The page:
Monday, August 1, 2011

Are You a 'Writer', Writer?

Why haven't I published a How-To video for solving the Rubik's Cube?  Good question.  After all, the theme of this blog almost begs it.

Just search for the Rubik's Cube on YouTube and you'll find various videos offering their favorite methods for solving the cube.  In fact, you'll find over 20,000 videos.

So many methods for beginners, intermediate, and advanced cubers!  Yet, most methods require memorization of complex notation and mathematical algorithms.  Should I take the time to deliver my drop of wisdom into the ocean of knowledge?  Can I even be considered a "cuber" worthy enough to preach my gospel?

Yes, actually.  On both accounts.
I can teach my easy-to-understand method to solve the cube and it doesn't require memorization.

What makes a cuber a 'cuber'?:
I have always been a cuber.  But what makes a cuber a 'cuber'?
What's the distinction?  I used to be just some guy who liked challenging puzzles.  I always have been.  But now I'm a 'cuber'?  What happened?  I haven't won any competitions.  Admittedly, I don't have any popular tutorials published on the web. 

I have learned from others, though.  I have studied concepts.  And I have learned new things by solving very different types of twisty puzzles.  Through a combination of dedication, humbleness, and confidence, I have gained a certain amount of credibility.  I'm a 'cuber', cuber because that's how I define myself.

What makes a writer a 'writer'?:
I have always been a writer, (said just like every other writer).  But I didn't consider myself a serious writer until recently.  It has nothing to do with publishing credentials or literary merit.  It's all about how I define myself.  I don't write articles for Writer's Digest, nor do I make millions of dollars writing subpar prose like Dean Koontz, but I am a 'writer' writer.

I consider myself a writer with credibility.  One reason is because I have a unique perspective that I may not have had before.  Just like my 'cuber' alter ego, I have gained credibility through dedication, humbleness, and confidence.  My unique experience writing can benefit other writers.  Just like I can benefit from every other writer out there, (including how to sell books like Dean Koontz).

One secret weapon teachers have in their arsenal is to ask the better students to tutor other struggling students.  This actually benefits both students.  By helping the struggling students to understand topics they have already mastered themselves, their own learning tends to be reinforced.  It can also give them fresh insight on the topic and make them an even better student.

The thing that's really exciting about writing is there are no rules.  Some may not consider the über-prolific Nora Roberts to be a 'writer' writer on grounds of literary merit.  While others may not consider an unpublished author to be a 'writer' writer simply because they are unknown.  It doesn't matter.  Every writer can offer wisdom to other writers.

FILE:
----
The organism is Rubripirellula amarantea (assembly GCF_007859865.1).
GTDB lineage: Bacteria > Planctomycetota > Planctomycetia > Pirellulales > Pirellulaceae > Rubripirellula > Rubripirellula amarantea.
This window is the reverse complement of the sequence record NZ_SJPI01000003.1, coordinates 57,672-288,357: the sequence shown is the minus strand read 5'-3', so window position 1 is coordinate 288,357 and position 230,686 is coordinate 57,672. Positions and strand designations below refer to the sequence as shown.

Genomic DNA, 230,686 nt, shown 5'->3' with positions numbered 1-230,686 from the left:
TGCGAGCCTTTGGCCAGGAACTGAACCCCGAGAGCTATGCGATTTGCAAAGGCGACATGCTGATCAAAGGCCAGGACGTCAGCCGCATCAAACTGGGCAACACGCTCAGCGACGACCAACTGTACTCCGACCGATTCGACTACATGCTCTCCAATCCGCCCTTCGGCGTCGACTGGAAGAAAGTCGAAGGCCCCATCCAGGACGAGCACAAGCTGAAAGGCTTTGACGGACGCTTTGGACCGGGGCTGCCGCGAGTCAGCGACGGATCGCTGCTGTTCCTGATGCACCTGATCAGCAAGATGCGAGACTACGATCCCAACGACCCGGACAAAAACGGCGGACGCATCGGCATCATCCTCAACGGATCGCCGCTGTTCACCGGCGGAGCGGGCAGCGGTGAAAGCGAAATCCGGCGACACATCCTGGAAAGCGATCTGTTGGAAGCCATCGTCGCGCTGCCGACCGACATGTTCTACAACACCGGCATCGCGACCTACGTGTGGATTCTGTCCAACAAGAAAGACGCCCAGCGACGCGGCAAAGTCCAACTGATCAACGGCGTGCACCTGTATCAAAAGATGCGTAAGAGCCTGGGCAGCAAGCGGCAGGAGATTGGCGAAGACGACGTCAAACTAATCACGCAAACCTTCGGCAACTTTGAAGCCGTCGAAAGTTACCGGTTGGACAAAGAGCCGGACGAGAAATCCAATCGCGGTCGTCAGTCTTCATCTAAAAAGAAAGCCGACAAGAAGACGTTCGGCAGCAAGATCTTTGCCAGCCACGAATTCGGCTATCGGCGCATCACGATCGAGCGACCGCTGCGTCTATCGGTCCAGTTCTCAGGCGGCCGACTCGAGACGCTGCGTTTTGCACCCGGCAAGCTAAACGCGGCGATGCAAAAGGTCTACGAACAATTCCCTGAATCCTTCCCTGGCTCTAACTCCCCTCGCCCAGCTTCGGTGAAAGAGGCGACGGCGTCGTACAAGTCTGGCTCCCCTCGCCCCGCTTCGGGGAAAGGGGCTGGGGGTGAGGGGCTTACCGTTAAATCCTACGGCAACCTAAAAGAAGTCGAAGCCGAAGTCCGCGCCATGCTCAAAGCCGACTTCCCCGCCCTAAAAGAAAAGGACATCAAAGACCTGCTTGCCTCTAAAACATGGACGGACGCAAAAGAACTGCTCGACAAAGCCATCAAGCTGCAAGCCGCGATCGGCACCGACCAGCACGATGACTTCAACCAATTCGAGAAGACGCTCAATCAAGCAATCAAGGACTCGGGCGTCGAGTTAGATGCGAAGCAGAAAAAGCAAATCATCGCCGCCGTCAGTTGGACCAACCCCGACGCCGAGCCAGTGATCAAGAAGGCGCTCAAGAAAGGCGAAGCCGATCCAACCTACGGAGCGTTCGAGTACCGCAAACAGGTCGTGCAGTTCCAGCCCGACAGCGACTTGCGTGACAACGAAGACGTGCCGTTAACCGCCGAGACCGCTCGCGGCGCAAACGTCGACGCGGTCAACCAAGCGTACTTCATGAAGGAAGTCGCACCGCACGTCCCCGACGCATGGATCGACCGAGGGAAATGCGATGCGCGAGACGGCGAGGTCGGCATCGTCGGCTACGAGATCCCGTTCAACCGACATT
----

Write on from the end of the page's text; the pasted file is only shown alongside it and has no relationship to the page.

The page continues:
So share your writing tips with others.  Don't worry about your word counts or publication record.  Don't worry if you suffer adequately enough for your craft.  Prepare something to teach to others and you'll learn, or at least reinforce, writing concepts.  Do that and you'll become a 'writer', writer.

What do you think makes a writer a 'writer'?

4 comments:

  1. I think purposeful writing makes a writer a writer. Sitting down with the intent of writing - be it a blog, a journal, a novel etc.
    With the advent of the blog, I believe there are many people who have discovered writing skills they never knew they had.
    I don't have any tips (though I have read a lot of books that do), and I've never taken any writing classes, but through starting websites, blogs and the like, I have found that I enjoy putting words down - and I think that's another thing that makes a writer a writer.
    Oh, I do have one tip for those inclined towards group activity (some people aren't)- join a writing group. There's nothing like having other people(meaning not your family or significant other)read your work, even if you're quaking a bit the first time.
    n.n.

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  2. Nancy, great points. I totally agree with the writing group suggestion. One thing belonging to any type of writing group does is it gets you to reflect on the question, "Am I a writer?" I think being around other writers, whether virtually or in person, encourages you to 'step up to the plate'.

    And I think you're right about the purposeful writing. Once you do that, you step over the threshold. More so than the instant you become a 'published' writer...which is really quite arbitrary. What if an author's only novel gets published AFTER the author dies, does that mean they were never a writer? I don't think so.

    Thanks for your great insight!

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  3. As basic as this sounds, a writer spends time actually WRITING. I have met many people who call themselves writers. When I ask them what they write, they hem and haw. It makes me wonder if they are simply infatuated with the idea of being a writer.

    Writing requires dedication and investment in the craft, just like any other creative profession.

    Great stuff, Jason!

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  4. Hi Mindi! You're right. It takes a lot of work, not just self-affirmations to be a writer.

    It reminds me of an SNL character, Stuart Smalley, who would tell himself that he was "good enough, and smart enough, and doggone it people like me." But these affirmations become empty if they're only talking to the mirror, (or worse yet boasting) instead of actually doing the work and writing.

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